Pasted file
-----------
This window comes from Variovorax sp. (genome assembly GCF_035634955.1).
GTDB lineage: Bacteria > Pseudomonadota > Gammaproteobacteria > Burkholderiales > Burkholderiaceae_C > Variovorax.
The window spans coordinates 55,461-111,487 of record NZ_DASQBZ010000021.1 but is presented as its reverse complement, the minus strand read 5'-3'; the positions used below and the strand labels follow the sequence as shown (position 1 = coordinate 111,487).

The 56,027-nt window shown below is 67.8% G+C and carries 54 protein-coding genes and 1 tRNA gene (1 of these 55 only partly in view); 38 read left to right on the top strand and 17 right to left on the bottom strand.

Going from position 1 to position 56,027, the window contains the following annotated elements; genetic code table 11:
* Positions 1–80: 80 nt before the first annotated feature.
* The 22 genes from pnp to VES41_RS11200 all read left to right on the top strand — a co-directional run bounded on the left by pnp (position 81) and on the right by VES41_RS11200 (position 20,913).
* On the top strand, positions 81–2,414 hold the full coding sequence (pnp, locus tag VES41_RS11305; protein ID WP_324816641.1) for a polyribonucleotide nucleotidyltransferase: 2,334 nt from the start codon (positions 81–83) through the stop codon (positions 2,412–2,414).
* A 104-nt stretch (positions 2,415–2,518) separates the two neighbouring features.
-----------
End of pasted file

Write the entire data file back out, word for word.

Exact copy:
This window comes from Variovorax sp. (genome assembly GCF_035634955.1).
GTDB lineage: Bacteria > Pseudomonadota > Gammaproteobacteria > Burkholderiales > Burkholderiaceae_C > Variovorax.
The window spans coordinates 55,461-111,487 of record NZ_DASQBZ010000021.1 but is presented as its reverse complement, the minus strand read 5'-3'; the positions used below and the strand labels follow the sequence as shown (position 1 = coordinate 111,487).

The 56,027-nt window shown below is 67.8% G+C and carries 54 protein-coding genes and 1 tRNA gene (1 of these 55 only partly in view); 38 read left to right on the top strand and 17 right to left on the bottom strand.

Going from position 1 to position 56,027, the window contains the following annotated elements; genetic code table 11:
* Positions 1–80: 80 nt before the first annotated feature.
* The 22 genes from pnp to VES41_RS11200 all read left to right on the top strand — a co-directional run bounded on the left by pnp (position 81) and on the right by VES41_RS11200 (position 20,913).
* On the top strand, positions 81–2,414 hold the full coding sequence (pnp, locus tag VES41_RS11305; protein ID WP_324816641.1) for a polyribonucleotide nucleotidyltransferase: 2,334 nt from the start codon (positions 81–83) through the stop codon (positions 2,412–2,414).
* A 104-nt stretch (positions 2,415–2,518) separates the two neighbouring features.